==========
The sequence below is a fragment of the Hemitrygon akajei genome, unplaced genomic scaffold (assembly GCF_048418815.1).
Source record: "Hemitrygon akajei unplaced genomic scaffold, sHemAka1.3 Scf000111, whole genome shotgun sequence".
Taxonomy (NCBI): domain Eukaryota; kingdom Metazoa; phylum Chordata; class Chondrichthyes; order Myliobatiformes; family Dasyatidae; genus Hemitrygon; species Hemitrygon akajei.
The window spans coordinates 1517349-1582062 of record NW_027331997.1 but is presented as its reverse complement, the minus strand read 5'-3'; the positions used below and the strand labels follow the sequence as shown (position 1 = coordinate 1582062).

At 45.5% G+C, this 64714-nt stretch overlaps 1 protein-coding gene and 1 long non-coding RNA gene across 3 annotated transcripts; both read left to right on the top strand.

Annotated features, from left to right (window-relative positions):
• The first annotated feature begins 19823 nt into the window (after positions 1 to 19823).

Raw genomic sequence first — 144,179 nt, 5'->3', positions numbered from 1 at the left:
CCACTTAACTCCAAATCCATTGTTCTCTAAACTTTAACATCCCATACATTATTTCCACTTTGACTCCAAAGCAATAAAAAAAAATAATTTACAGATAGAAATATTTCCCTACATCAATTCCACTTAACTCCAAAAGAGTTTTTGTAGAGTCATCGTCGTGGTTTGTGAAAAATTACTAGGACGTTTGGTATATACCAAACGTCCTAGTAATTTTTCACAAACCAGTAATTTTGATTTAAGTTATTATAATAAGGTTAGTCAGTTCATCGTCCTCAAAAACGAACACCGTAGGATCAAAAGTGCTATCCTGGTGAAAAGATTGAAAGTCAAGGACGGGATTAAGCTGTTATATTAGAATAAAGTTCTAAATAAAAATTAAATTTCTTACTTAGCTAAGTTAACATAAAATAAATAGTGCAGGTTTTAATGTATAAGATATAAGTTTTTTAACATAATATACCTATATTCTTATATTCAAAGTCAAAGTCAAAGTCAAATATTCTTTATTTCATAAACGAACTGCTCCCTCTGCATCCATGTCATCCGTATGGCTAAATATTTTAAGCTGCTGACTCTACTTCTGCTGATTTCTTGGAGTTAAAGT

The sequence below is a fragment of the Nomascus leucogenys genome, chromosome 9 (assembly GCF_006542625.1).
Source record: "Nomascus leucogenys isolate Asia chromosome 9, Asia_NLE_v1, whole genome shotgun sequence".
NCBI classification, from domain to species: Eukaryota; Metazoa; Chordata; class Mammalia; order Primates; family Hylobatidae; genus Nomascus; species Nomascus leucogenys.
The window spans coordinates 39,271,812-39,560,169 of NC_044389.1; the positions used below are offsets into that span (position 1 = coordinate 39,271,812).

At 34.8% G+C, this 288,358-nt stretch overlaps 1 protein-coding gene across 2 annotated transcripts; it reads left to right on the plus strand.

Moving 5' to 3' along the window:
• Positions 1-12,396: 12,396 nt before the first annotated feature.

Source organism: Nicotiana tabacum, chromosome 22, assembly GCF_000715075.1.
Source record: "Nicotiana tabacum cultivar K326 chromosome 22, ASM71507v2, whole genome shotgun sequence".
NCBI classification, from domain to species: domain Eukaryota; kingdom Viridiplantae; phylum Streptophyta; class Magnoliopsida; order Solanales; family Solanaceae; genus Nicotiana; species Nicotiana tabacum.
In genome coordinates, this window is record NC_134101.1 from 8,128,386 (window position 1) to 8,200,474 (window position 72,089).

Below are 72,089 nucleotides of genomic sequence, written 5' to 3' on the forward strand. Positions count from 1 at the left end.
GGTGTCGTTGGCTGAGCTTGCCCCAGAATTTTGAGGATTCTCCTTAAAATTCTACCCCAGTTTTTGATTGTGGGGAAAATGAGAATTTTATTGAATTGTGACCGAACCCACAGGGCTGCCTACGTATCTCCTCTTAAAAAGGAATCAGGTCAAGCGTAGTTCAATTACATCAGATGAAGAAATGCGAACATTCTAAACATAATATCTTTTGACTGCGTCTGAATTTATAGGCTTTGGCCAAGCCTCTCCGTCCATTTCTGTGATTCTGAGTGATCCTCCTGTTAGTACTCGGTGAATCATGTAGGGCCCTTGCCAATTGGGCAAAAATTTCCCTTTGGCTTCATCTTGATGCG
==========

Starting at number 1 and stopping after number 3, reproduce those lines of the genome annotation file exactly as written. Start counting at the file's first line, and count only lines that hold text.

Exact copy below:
The sequence below is a fragment of the Hemitrygon akajei genome, unplaced genomic scaffold (assembly GCF_048418815.1).
Source record: "Hemitrygon akajei unplaced genomic scaffold, sHemAka1.3 Scf000111, whole genome shotgun sequence".
Taxonomy (NCBI): domain Eukaryota; kingdom Metazoa; phylum Chordata; class Chondrichthyes; order Myliobatiformes; family Dasyatidae; genus Hemitrygon; species Hemitrygon akajei.